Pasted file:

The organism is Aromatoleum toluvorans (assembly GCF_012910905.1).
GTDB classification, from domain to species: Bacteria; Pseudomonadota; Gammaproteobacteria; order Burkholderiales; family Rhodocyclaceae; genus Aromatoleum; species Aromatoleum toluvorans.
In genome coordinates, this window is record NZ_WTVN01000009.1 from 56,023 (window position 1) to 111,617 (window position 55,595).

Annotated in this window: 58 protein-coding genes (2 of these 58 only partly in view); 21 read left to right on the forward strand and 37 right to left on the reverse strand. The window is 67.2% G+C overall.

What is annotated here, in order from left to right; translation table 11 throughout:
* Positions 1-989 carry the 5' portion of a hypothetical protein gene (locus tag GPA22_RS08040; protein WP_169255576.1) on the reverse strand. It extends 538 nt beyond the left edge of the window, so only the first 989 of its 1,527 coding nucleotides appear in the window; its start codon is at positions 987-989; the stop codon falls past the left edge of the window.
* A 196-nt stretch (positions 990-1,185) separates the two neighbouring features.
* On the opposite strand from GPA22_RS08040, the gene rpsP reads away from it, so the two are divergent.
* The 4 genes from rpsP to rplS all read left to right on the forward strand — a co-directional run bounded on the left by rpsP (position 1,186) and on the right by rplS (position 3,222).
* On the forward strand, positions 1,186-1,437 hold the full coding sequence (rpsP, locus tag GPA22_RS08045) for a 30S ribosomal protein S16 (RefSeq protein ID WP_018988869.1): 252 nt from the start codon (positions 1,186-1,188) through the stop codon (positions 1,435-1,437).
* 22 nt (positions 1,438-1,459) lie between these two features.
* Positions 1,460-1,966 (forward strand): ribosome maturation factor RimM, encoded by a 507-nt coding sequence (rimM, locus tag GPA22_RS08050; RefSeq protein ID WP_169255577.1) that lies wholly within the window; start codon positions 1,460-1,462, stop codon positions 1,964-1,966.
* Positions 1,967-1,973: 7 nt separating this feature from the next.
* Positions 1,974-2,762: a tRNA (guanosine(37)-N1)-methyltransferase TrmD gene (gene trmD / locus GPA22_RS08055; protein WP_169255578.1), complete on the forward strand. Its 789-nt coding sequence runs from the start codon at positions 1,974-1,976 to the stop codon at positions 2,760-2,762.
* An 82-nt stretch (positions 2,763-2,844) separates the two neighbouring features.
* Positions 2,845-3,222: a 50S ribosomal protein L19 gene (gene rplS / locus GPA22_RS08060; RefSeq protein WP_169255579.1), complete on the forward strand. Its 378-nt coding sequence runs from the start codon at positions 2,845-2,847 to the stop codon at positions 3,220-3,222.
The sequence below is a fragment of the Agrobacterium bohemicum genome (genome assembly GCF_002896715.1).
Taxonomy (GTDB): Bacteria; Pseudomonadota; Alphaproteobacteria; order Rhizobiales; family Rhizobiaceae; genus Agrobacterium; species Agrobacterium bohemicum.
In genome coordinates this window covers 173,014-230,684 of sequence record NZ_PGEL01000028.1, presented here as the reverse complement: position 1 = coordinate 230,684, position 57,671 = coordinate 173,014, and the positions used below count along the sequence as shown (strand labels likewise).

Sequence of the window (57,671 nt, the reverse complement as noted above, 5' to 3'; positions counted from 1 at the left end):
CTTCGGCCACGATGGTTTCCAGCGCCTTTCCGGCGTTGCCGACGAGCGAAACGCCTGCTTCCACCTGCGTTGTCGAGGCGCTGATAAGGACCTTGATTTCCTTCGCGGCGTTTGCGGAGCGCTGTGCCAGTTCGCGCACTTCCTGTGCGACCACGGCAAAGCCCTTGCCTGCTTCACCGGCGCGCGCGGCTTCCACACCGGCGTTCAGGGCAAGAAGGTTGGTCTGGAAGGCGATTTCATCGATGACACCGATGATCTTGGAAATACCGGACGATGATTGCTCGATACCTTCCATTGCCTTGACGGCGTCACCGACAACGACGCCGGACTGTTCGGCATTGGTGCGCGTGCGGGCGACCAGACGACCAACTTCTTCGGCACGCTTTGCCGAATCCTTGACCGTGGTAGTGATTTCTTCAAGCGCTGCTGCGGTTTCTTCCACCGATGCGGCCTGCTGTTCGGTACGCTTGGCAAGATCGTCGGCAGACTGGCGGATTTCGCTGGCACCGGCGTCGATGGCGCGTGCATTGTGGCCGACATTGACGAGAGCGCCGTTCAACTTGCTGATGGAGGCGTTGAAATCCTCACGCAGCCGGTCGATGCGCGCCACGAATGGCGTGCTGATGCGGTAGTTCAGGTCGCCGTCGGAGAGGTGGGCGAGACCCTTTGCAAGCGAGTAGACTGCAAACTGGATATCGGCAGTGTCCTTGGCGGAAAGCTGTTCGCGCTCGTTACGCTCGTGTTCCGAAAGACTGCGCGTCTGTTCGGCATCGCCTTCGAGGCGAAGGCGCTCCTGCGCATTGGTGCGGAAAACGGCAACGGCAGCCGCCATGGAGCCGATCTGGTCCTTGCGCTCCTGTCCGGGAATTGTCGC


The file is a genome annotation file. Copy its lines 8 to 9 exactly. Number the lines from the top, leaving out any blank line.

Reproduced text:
* On the opposite strand from GPA22_RS08040, the gene rpsP reads away from it, so the two are divergent.
* The 4 genes from rpsP to rplS all read left to right on the forward strand — a co-directional run bounded on the left by rpsP (position 1,186) and on the right by rplS (position 3,222).